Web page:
For my clients, their lives have been marked by hardship, difficulties in confronting the day-to-day living that comes with being haunted by a past filled with violence and deprivation. Margaret Campbell stands ready to receive the help of the church in meeting her ongoing medical costs and expenses – an act of care and protection that the Church and the Sisters of Mercy did not afford her when they were responsible for her as a child. A compassionate church, a sensible organisation and a modern institution can reasonably be expected to reach out and to provide that care so that she doesn’t have to continue to pay for her medical needs out of her own purse.
The real test for the institution will be how to ensure it does not pay mere lip-service to the findings of the Royal Commission and deliver on its founding promise of being a place of service in the needs of others.”
Mr Kernaghan also welcomed the Royal Commission’s indication that they intended to consider further aspects of the case that were revealed during the public hearings – including the involvement of Mr Brian Lucas and the functioning (or dysfunction) of the criminal justice system.
“Ms Campbell in particular has found a new opportunity to have her voice heard and she is genuinely pleased that her efforts with the Queensland Director of Public Prosecutions and the Queensland Attorney General have been received with respect and all due consideration. The future will tell what course those efforts take, but for now, Ms Campbell is pleased to see that substantial findings have been made that place the burden of expectation upon the Queensland Government to reform its criminal justice provisions to bring them into line with the other States and Territories and to render a more perfect system for the detection and punishment of child abusers.
The report should serve as a warning bell for those abusers hiding in the community who hope that the passage of time will provide them with a chance of escape from their criminal acts. Those acts continue to sound down through the decades and even now, accountability is near for those who are guilty and a fair trial for those who are not.”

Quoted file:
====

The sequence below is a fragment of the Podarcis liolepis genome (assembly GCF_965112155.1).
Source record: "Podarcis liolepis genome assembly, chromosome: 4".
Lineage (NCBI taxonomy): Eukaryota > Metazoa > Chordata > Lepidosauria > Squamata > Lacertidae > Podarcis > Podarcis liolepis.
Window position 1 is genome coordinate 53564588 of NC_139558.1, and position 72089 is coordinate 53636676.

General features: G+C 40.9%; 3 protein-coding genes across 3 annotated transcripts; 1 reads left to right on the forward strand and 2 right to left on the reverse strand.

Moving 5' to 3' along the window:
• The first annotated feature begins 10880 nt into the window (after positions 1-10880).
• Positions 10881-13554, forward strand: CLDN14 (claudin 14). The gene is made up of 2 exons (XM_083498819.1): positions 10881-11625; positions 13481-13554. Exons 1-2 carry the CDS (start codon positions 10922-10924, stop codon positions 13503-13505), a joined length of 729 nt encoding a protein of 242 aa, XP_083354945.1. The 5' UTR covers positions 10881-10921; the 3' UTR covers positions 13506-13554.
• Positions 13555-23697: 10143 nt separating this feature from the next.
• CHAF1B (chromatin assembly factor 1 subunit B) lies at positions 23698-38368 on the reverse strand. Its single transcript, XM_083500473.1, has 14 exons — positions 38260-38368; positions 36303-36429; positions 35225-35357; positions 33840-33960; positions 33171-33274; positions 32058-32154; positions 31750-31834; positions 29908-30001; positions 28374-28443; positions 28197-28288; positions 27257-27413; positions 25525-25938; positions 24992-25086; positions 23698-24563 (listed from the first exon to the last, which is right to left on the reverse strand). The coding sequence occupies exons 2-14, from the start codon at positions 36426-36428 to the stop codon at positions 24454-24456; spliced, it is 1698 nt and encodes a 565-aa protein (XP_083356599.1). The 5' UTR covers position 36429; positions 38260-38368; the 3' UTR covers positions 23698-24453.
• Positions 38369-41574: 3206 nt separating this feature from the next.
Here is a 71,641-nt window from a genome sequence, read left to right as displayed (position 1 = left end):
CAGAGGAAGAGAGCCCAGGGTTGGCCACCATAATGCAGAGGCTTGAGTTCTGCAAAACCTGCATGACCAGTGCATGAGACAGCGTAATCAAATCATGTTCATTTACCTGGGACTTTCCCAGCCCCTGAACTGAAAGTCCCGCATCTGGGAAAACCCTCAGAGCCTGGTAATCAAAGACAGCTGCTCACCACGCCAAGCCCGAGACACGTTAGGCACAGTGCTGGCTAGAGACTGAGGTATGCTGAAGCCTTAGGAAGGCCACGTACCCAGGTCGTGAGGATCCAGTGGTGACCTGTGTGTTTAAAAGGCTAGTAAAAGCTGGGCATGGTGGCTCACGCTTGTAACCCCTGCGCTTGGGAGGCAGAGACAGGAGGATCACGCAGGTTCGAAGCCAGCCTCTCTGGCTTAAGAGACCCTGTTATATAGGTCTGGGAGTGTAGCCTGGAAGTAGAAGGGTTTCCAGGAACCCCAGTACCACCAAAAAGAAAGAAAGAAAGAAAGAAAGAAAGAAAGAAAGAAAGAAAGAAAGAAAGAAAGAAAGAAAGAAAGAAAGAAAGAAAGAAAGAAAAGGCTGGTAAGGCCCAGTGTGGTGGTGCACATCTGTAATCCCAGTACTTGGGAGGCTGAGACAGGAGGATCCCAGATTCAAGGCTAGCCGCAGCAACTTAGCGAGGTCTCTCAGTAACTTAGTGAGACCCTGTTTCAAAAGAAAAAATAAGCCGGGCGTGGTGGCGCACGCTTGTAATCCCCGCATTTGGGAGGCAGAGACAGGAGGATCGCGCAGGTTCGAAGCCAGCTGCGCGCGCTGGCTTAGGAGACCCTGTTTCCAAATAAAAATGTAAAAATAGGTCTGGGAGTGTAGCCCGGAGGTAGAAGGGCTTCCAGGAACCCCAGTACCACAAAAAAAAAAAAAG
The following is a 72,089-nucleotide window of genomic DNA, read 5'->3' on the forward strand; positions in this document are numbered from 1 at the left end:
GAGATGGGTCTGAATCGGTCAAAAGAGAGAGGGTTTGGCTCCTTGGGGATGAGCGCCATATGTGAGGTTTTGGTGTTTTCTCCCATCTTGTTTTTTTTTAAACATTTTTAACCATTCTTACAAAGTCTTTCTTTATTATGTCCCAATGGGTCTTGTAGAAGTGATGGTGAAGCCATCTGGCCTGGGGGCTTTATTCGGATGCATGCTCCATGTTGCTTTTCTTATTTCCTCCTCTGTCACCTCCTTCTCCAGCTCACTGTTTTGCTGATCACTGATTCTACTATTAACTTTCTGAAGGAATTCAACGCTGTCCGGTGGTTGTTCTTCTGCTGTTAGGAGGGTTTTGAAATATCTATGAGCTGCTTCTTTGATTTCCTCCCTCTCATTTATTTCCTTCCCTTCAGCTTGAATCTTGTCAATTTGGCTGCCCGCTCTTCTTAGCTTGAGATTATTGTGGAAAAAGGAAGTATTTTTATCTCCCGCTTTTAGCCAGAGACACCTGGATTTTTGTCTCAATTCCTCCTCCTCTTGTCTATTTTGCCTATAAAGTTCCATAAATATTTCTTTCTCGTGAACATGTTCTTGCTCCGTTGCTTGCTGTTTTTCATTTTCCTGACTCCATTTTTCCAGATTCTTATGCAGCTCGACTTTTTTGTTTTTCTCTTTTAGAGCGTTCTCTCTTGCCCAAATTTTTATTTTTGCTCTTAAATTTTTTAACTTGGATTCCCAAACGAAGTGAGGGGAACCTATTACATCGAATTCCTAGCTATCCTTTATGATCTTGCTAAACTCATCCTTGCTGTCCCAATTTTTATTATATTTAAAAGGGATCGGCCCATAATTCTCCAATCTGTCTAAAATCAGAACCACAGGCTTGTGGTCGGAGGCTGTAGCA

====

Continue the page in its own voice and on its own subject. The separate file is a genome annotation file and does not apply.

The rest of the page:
A copy of the full report of the Royal Commission can be found here.
Media inquiries should be directed to Kernaghan & Associates: (02)42440339.
According to a press release issued by the Royal Commission into Institutional Responses to Child Sexual Abuse it will be closing registrations for private sessions on 30 September 2016.
Private sessions allow survivors of child sexual abuse in an institution to share their story directly with a Commissioner in a private setting.
The Hon. Justice Peter McClellan AM, Chair of the Royal Commission into Institutional Responses to Child Sexual Abuse said the strong demand from survivors to share their story has resulted in a queue of people waiting to meet with a Commissioner.
“The rate at which people come to the Commission seeking a private session shows no present sign of diminishing. It has averaged 37 per week over the past 12 months,” Justice McClellan said.
“If the present demand for private sessions continues throughout the life of the Commission, unless we close off applications well before we complete our final report, many people who may seek a private session will be disappointed.”
“In our view it would be intolerable for a survivor to be accepted for a private session only to find we could not meet with them,” he said.
The first private session was held on Tuesday 7 May 2013 in Parramatta, NSW, and this month, the Royal Commission completed its 5,000th private session in Queensland. There are more than 1,500 people currently waiting for a private session.